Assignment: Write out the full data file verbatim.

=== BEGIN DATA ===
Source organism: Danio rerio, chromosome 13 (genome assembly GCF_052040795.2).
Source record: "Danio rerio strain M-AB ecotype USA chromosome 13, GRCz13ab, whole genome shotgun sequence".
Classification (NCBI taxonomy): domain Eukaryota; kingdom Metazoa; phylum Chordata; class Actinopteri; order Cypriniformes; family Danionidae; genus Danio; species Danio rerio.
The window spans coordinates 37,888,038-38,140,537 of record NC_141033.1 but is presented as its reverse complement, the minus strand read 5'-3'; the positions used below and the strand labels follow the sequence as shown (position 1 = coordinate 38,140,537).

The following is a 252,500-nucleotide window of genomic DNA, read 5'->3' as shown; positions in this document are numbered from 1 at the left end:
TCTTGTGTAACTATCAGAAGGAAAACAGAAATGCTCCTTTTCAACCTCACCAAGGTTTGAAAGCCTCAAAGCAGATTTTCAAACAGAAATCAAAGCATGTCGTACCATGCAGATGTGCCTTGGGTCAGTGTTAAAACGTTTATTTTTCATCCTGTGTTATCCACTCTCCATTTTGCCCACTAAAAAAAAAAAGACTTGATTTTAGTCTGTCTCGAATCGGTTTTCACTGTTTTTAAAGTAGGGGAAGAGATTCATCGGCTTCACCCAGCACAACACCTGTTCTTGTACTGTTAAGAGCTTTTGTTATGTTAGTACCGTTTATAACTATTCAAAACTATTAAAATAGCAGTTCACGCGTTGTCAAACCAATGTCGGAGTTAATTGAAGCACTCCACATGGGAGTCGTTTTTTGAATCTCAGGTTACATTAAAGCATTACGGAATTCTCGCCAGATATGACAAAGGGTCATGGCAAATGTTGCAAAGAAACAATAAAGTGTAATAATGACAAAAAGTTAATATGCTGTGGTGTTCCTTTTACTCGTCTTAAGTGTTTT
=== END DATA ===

Source organism: Danio rerio, chromosome 13 (genome assembly GCF_052040795.2).
Source record: "Danio rerio strain M-AB ecotype USA chromosome 13, GRCz13ab, whole genome shotgun sequence".
Classification (NCBI taxonomy): domain Eukaryota; kingdom Metazoa; phylum Chordata; class Actinopteri; order Cypriniformes; family Danionidae; genus Danio; species Danio rerio.
The window spans coordinates 37,888,038-38,140,537 of record NC_141033.1 but is presented as its reverse complement, the minus strand read 5'-3'; the positions used below and the strand labels follow the sequence as shown (position 1 = coordinate 38,140,537).

The following is a 252,500-nucleotide window of genomic DNA, read 5'->3' as shown; positions in this document are numbered from 1 at the left end:
TCTTGTGTAACTATCAGAAGGAAAACAGAAATGCTCCTTTTCAACCTCACCAAGGTTTGAAAGCCTCAAAGCAGATTTTCAAACAGAAATCAAAGCATGTCGTACCATGCAGATGTGCCTTGGGTCAGTGTTAAAACGTTTATTTTTCATCCTGTGTTATCCACTCTCCATTTTGCCCACTAAAAAAAAAAAGACTTGATTTTAGTCTGTCTCGAATCGGTTTTCACTGTTTTTAAAGTAGGGGAAGAGATTCATCGGCTTCACCCAGCACAACACCTGTTCTTGTACTGTTAAGAGCTTTTGTTATGTTAGTACCGTTTATAACTATTCAAAACTATTAAAATAGCAGTTCACGCGTTGTCAAACCAATGTCGGAGTTAATTGAAGCACTCCACATGGGAGTCGTTTTTTGAATCTCAGGTTACATTAAAGCATTACGGAATTCTCGCCAGATATGACAAAGGGTCATGGCAAATGTTGCAAAGAAACAATAAAGTGTAATAATGACAAAAAGTTAATATGCTGTGGTGTTCCTTTTACTCGTCTTAAGTGTTTT